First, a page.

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        1. Señor Cotton: One of the definitions of faith is “belief not based on proof.” If you take psilocybin or LSD, and the universe is on your side that day, you go past faith and see what “God” actually is. It’s very interesting, to put it mildly. Knowing is better than believing. All organized religions stop way short.

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    2. Señor Garner, P.S.: None of these materials, with the exception of ecstasy, should ever be tried without the presence of a responsible companion with his feet firmly planted on the ground, i.e. someone who’s not doing the same thing. One needs an overseer. Not doing so can be a very, very big mistake.

      But those experiences were the best of my life. Smartest thing I ever did.

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        1. Señor Garner: Entheogens can be extremely therapeutic. Certainly were for me. Changed my entire life.

          Ecstasy, a name put on it by sales crews and which would be more accurately named Empathy, was being used quite often and successfully by therapists as a healing tool till a sanctimonious Uncle Sam made it illegal. From what I have read, there is a lot of pressure now to make it legal again if only for that purpose. I hope they succeed.

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  2. Living in Mexico and with what it appears to be a favorable view of hallucinogens, have you ever experienced your “separate reality” via peyote?

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    1. Jonas: No, sadly, I missed that one. What I have tried is psilocybin (i.e. magic mushrooms), LSD (similar experience but less soft), San Pedro cactus (had no effect at all. Think I prepared it wrong), an ayahuasca analog (very powerful. The fellow who mixed it for me overdid the receipe), 5-MeO-DMT (very short-lasting but extremely powerful) and ecstasy, which is in a lesser category than all the previous ones. You do not lose contact with the normal world with ecstasy.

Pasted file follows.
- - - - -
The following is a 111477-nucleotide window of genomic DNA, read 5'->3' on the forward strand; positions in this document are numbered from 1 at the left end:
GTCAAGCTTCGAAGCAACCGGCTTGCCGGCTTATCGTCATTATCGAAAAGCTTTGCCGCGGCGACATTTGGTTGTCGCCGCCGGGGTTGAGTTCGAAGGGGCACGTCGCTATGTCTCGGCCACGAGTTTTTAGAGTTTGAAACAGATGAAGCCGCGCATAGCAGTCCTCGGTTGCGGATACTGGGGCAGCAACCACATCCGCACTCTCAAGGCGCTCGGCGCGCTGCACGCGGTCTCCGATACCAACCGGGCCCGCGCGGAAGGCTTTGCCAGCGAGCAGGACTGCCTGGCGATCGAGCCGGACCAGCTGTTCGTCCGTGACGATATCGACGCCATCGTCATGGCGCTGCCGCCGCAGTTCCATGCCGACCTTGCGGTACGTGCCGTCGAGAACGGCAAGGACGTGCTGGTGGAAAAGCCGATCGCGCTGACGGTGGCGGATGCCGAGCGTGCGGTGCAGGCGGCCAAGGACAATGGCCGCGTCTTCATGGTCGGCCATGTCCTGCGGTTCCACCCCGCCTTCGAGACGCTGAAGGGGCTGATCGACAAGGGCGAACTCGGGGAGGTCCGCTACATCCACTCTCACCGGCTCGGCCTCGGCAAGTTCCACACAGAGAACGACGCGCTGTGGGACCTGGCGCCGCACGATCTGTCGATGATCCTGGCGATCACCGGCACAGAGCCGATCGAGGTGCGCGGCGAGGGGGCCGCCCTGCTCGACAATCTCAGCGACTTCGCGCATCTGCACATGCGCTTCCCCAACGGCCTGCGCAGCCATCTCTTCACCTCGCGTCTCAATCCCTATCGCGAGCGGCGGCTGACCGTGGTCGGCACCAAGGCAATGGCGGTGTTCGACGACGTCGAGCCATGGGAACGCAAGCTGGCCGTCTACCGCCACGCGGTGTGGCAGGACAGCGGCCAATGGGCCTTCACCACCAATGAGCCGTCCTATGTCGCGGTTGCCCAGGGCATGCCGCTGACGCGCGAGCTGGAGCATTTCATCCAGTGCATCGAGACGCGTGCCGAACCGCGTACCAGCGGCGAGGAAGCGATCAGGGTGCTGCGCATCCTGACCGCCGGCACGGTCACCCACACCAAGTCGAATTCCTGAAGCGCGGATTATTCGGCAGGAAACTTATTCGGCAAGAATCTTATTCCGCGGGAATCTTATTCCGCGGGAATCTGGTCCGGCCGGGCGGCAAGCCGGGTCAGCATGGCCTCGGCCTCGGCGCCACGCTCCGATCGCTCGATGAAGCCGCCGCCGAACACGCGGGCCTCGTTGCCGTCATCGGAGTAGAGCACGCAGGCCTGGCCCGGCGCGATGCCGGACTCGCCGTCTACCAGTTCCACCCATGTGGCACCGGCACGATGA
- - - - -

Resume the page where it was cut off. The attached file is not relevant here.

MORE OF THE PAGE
Peyote starts out by making you throw up. Maybe that’s why I never really searched it out.

      Interestingly, both San Pedro and 5-MeO-DMT are legal. You can order them online, which is what I did back in Texas in the late 1990s.

      Before anyone calls the cops, that activity ended for me over 20 years ago.

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      1. I didn’t experience any vomiting with peyote. Others did. It was a mellow high that allowed me to socialize with no one really noticing I was tripping.

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        1. Jonas: So it’s not a given, the heaving. If it was mellow for you, you took a relatively small dose. I’ve never done that with anything. I went whole hog. But sure, one can do it fairly lightly.

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          1. No, it was a full dose. I did it a number of times. I had friends that harvested the buttons in San Luis Potosi. We used the dried buttons as it was much easier to get down. We usually started with about 6 buttons and then consumed several more once the high started.

            Mellow is relative. As in it was not as intense as window pane or blotter that I did in college. The hallucinations were not as long and strong and you peaked much sooner with a very nice clarity. And the trip’s hangover was also much mellower and shorter than acid. You don’t feel as spent or worn down mentally.

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    1. Patzman: I assume you mean the Creighton book. I mentioned a different one here in the comments. Yes, “Travels” is extremely good. I’m still chugging happily through it. I did not know his history and, after a little internet sleuthing, discovered he died at age 66 over a decade ago. He was married five times, and he stood 6 feet, 9 inches! Though he had a medical degree, he never practiced medicine after graduating. I don’t believe I’ve ever read one of his other books. From this one, however, which is nonfiction, it’s clear he was a very, very strange guy.